ANNAPOLIS – A Bethesda man thought he’d found a bargain when he bought a $300 Intel Celeron-powered computer on eBay in March, but he’s still waiting for it to show up.
“At a lower price you’re taking a little more risk,” said Gary Becker, an economist who has bought nearly 40 items on eBay — most with much more success.
Like Becker, many other Marylanders are complaining about not getting what they paid for online.
The number of consumer complaints in Maryland about online auctions has already exceeded last year’s total.
“My office has received many complaints from consumers who made the winning bid, paid the seller, then never received the item, or the item was counterfeit or not as it was represented,” said Attorney General J. Joseph Curran Jr.
In September, there were nine complaints of online auction fraud, the second highest number in one month this year. There were 15 in July.
Overall, there have been 58 complaints this year – there were 37 last year – and the attorney general’s office expects that number to reach at least 70 before the year is out, twice the number in 2000.
The number of complaints is actually higher since the attorney general’s office doesn’t record phone complaints, said Jamie St. Onge, consumer education unit director.
Online auction fraud is also a national problem. It ranked fourth in 2000 of problems reported to the Federal Trade Commission. The top three complaint categories were identity theft, lotteries and Internet services.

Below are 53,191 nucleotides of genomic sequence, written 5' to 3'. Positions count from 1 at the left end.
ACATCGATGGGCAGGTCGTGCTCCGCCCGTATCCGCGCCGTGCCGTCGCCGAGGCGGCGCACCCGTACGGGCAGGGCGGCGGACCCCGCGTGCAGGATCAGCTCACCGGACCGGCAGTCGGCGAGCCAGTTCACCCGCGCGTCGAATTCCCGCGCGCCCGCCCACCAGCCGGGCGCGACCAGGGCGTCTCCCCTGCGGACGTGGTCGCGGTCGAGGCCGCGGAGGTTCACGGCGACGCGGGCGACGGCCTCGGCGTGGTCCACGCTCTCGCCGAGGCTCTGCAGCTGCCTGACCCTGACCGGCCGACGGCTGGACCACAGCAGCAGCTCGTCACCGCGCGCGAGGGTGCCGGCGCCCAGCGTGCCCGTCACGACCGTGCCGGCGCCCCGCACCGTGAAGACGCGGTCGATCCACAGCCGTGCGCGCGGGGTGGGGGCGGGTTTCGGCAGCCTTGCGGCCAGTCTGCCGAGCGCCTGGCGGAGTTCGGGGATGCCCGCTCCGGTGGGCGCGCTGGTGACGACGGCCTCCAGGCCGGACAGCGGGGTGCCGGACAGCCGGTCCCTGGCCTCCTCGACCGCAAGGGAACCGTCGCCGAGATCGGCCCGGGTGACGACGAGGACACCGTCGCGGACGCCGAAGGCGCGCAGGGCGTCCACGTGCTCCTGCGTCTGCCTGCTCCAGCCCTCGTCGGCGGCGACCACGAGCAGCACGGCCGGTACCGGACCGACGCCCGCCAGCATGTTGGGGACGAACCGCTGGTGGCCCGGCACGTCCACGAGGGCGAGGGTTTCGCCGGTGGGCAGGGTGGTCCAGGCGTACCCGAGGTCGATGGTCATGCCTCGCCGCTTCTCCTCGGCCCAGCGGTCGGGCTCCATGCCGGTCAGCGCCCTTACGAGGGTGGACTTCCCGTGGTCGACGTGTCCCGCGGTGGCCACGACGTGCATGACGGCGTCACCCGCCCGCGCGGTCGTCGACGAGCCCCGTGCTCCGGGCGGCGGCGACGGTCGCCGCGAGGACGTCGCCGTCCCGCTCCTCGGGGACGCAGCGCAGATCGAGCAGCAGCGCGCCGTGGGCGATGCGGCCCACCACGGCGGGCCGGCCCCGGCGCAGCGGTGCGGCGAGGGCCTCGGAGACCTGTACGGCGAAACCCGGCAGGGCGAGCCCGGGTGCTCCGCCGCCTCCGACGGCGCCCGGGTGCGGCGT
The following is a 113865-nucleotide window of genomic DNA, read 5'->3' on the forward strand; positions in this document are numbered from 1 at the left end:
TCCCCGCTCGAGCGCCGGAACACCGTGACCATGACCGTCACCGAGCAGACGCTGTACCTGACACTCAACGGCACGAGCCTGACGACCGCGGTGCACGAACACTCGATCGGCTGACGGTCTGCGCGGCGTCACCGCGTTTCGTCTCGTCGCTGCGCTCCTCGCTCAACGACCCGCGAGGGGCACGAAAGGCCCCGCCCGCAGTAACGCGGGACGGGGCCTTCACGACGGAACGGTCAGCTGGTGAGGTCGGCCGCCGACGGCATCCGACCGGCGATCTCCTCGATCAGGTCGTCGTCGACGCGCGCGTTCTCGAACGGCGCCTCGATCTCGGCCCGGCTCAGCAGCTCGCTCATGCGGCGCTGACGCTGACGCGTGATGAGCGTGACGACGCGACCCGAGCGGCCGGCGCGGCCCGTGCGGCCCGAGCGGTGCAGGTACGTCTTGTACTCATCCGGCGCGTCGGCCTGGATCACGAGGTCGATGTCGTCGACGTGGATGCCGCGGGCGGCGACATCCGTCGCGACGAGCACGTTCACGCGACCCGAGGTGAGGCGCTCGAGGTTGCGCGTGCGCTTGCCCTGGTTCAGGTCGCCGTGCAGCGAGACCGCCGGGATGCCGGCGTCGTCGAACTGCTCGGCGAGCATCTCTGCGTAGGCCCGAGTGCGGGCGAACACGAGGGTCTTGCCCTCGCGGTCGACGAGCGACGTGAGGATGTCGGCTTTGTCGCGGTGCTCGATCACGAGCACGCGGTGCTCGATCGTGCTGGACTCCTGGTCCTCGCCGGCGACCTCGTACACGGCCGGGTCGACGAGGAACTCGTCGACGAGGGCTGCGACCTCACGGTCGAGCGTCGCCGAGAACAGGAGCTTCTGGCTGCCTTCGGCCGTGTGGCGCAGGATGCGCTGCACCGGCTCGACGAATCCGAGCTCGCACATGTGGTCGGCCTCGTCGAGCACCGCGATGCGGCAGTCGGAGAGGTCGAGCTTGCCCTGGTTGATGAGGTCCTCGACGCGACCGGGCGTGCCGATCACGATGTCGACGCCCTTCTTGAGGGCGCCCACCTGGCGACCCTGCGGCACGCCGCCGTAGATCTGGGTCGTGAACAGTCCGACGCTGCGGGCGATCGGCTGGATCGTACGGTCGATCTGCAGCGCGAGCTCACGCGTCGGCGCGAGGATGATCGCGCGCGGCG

The recourse for dissatisfied consumers is limited. They should lodge a complaint with the online auction site and also with the attorney general’s office, said Rebecca Bowman, Maryland assistant attorney general.
When a consumer files a complaint with the attorney general’s office, an attorney will write a letter to the seller, but that’s all they can do, said St. Onge. That tactic is sometimes successful because it intimidates some sellers, she said.
The consumer can also take the seller to court, but this usually involves traveling out of state, said Bowman.
Becker considered traveling to Indiana, the seller’s home state, and taking his case to court, but decided the travel and court costs would exceed the amount of money he’d already lost.
Even if Becker had gone to court, it might not have helped since many laws don’t cover private sales between individuals.
It’s easier for attorneys to track down businesses, and they are often receptive to working out an agreement with the consumer, said Bowman.
Auction bidders can help protect themselves by printing out all e-mail correspondence with the seller and the winning bid confirmation, and clarifying the terms of return, warranty and service.
Bidders should also pay by credit card, when possible. An individual can seek a credit from the credit card company if the item is misrepresented or not delivered.
Many online auction sites post feedback about previous bidders’ dealings with sellers. Check their ratings and get their address and phone number, the attorney general’s office recommends.
“Agreeing to buy something from someone about whom you know nothing other than an e-mail address is risky,” said Curran.
Most online auctions have fraud insurance and will refund some of what the bidders paid. But, deductibles and other limits cut the amount bidders can receive.
Becker got $175 from eBay, but he’ll probably never see the rest of his money or his computer. Despite this, Becker plans to continue buying on eBay.
– 30 – CNS 10-03-01